Adjusting training for a slow-to-go aerobic system

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  • #58411
    Melanie Hunter


    I’m catching up and just listened to the last zoom call about aerobic threshold. I had an “aha” moment when Maya made a comment that some people’s aerobic system can take 30 minutes to get fully online. This is definitely me. When I used to do long road rides I sometimes went almost a full hour before I felt like everything was finally online. More relevant to now, I think I’ve spent the first 20 minutes of my (three so far–this is my 3rd round of FUA) aerobic threshold tests still warming up. That is, 20 minutes AFTER I’ve already done a 15-minute warm-up and started the test.

    My assumption is that for the test, I should take as long as I need to get warmed up before I start?

    What about my normal hour-long aerobic workouts? Should I add any warm-up time or just let the warm-up take as long as it takes and use what I have left in the hour accordingly?


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    Anonymous on #58412

    Hi Melanie, for the first question. Yes take as long as you need to warm up then start the watch do the test. For your second question, since a warm up is built in to the hour, but you know you are slow to warm up, it would be more than reasonable for you to add 15min of a mellow warm up to the full hour of training. Especially since you have been with us for three rounds and your body is well adapted to consistent training.
    Sending my best,

    Jane Mackay on #58430

    Melanie, my body is exactly the same way. It takes minimum 30 mins, typically 40-60 mins for the system to come fully online. For this reason, I always do a 20-min warmup for the AeT test, knowing that the first 10 mins are going to be continued warmup, but wanting to balance warming up well enough with not warming up so much that I’m then starting to slow down by the end of the hour because I’ve been going for almost two hours.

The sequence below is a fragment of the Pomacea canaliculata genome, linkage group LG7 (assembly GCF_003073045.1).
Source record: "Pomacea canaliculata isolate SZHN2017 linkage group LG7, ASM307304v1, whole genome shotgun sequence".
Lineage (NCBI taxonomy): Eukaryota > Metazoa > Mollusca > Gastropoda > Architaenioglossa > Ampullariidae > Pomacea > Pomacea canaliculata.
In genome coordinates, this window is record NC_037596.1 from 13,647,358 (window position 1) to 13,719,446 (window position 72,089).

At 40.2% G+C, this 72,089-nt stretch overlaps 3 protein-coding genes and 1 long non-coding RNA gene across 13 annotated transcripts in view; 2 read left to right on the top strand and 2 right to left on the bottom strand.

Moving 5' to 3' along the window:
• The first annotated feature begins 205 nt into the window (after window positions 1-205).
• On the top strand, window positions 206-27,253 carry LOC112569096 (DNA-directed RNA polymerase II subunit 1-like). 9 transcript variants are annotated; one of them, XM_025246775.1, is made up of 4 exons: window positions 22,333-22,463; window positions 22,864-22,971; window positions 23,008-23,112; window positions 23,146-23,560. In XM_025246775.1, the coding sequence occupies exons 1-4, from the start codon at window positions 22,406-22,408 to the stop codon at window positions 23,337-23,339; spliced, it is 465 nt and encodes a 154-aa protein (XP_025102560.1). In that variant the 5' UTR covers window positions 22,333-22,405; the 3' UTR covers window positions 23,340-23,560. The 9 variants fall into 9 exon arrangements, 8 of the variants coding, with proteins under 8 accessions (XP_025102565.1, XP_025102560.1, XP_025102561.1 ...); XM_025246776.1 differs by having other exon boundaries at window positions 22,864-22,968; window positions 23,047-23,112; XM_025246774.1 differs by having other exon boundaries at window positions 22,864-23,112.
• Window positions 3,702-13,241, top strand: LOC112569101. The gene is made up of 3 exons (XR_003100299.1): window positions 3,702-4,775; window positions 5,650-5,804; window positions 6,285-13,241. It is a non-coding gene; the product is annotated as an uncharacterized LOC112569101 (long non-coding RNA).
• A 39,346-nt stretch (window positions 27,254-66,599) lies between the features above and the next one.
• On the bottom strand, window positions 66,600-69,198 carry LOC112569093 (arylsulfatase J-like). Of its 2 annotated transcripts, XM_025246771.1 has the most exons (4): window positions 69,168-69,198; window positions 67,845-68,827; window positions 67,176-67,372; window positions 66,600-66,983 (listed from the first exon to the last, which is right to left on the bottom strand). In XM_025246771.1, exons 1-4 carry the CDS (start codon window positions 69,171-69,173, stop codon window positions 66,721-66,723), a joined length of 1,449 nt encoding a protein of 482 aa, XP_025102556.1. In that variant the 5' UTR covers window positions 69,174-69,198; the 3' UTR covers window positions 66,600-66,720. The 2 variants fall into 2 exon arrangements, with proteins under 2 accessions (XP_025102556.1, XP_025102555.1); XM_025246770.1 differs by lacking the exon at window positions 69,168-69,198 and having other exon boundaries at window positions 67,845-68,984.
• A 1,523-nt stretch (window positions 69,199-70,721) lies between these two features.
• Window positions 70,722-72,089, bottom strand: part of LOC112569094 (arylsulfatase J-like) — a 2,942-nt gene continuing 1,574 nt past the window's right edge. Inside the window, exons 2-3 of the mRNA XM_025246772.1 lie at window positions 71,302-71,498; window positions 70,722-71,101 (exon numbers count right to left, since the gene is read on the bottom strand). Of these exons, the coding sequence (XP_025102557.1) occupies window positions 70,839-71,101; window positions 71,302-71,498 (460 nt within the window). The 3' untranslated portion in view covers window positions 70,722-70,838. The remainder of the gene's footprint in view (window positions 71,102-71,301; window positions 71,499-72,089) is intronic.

Regarding regular training runs, it’s good to know I can add a little time to them to allow for how long it takes to warm up. I always feel like a 30-min run is pointless because right as I’m about warmed up it’s time to stop!

    Melanie Hunter on #58441

    Hi Jane–right? My experience sounds just like yours-I often feel most ready to go at the end of my workout. And when I’m warming up, I can feel it when my system finally decides to click on; there’s that little “aha yes, now I’m plugged in!” moment.

    Thanks for your answer, Carolyn. It will be interesting to see how implementing a slightly longer warm-up will influence things. As a survivor of the “let’s overdo everything all the time” mentality, I will proceed with caution!

    Jane Mackay on #58445

    there’s that little “aha yes, now I’m plugged in!” moment.

    Exactly! It’s a clearly perceptible moment.

    amy skei on #58968

    This is a fascinating concept and I would love to hear a little more description of your clues regarding the cardio system being fully online or slow to activate. Coaches and Melanie and Jane, would you mind elaborating in this regard, either in your own case or what you’ve observed in clients?

    Anonymous on #58981

    Hi Amy,